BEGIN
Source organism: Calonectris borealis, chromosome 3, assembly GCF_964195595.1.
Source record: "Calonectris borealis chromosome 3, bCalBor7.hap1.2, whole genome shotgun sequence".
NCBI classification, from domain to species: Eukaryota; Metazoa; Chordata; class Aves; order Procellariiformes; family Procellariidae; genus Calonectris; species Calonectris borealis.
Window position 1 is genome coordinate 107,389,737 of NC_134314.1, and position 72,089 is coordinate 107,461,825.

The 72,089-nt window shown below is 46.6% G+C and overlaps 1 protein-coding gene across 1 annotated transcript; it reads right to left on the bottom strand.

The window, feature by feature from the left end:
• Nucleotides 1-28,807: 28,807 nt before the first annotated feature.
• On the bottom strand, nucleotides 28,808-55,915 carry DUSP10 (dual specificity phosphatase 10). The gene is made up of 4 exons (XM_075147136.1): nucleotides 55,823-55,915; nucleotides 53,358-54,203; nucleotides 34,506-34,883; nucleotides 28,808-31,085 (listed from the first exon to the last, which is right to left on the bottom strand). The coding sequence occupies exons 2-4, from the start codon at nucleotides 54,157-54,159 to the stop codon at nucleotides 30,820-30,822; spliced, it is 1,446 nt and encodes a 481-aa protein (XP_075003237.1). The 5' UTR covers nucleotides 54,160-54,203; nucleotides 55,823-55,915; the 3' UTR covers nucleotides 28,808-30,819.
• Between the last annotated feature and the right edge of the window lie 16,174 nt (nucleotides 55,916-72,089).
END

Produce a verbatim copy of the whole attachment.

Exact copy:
Source organism: Calonectris borealis, chromosome 3, assembly GCF_964195595.1.
Source record: "Calonectris borealis chromosome 3, bCalBor7.hap1.2, whole genome shotgun sequence".
NCBI classification, from domain to species: Eukaryota; Metazoa; Chordata; class Aves; order Procellariiformes; family Procellariidae; genus Calonectris; species Calonectris borealis.
Window position 1 is genome coordinate 107,389,737 of NC_134314.1, and position 72,089 is coordinate 107,461,825.

The 72,089-nt window shown below is 46.6% G+C and overlaps 1 protein-coding gene across 1 annotated transcript; it reads right to left on the bottom strand.

The window, feature by feature from the left end:
• Nucleotides 1-28,807: 28,807 nt before the first annotated feature.
• On the bottom strand, nucleotides 28,808-55,915 carry DUSP10 (dual specificity phosphatase 10). The gene is made up of 4 exons (XM_075147136.1): nucleotides 55,823-55,915; nucleotides 53,358-54,203; nucleotides 34,506-34,883; nucleotides 28,808-31,085 (listed from the first exon to the last, which is right to left on the bottom strand). The coding sequence occupies exons 2-4, from the start codon at nucleotides 54,157-54,159 to the stop codon at nucleotides 30,820-30,822; spliced, it is 1,446 nt and encodes a 481-aa protein (XP_075003237.1). The 5' UTR covers nucleotides 54,160-54,203; nucleotides 55,823-55,915; the 3' UTR covers nucleotides 28,808-30,819.
• Between the last annotated feature and the right edge of the window lie 16,174 nt (nucleotides 55,916-72,089).